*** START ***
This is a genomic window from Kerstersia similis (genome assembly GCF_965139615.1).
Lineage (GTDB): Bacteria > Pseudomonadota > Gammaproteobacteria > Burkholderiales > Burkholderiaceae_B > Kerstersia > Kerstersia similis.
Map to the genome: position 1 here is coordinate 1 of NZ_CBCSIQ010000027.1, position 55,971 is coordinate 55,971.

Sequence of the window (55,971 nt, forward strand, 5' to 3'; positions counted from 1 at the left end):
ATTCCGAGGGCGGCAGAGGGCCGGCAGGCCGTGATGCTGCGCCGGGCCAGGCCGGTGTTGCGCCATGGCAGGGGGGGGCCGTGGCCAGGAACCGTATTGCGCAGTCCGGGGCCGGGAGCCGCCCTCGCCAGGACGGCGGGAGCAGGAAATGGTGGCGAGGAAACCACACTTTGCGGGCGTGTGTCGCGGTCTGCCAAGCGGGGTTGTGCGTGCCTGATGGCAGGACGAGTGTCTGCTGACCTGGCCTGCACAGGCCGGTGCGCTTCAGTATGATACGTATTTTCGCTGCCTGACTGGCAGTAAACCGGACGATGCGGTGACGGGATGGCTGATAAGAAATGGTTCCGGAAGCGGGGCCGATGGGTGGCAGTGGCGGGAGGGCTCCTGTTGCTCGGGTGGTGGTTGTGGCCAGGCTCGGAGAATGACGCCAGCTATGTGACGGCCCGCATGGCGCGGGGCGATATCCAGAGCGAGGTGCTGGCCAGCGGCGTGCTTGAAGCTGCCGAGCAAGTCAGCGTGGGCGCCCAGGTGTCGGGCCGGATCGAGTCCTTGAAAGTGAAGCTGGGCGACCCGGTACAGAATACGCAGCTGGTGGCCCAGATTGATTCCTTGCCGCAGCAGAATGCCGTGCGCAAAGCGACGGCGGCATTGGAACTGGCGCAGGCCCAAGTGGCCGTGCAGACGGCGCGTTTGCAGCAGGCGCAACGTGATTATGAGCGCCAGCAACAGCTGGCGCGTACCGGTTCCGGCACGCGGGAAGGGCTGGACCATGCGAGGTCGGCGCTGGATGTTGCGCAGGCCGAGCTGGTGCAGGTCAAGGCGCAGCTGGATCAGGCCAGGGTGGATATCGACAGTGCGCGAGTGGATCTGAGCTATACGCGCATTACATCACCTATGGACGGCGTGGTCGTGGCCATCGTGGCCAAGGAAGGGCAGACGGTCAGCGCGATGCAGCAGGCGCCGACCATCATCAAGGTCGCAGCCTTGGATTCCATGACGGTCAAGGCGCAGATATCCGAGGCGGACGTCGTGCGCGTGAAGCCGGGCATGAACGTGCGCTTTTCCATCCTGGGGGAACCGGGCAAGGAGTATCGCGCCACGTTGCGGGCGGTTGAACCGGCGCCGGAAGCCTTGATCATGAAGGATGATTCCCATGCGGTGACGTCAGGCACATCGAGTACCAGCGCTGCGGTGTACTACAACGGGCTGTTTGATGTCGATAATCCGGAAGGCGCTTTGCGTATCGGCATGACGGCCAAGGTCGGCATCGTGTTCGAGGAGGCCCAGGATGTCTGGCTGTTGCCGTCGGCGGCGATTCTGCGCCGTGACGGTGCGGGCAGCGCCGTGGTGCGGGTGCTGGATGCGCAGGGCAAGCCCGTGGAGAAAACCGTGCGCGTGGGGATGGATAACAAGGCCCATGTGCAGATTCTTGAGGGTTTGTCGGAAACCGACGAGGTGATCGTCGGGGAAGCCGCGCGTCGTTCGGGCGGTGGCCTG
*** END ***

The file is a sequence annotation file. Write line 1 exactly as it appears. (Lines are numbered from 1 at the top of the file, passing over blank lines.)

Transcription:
This is a genomic window from Kerstersia similis (genome assembly GCF_965139615.1).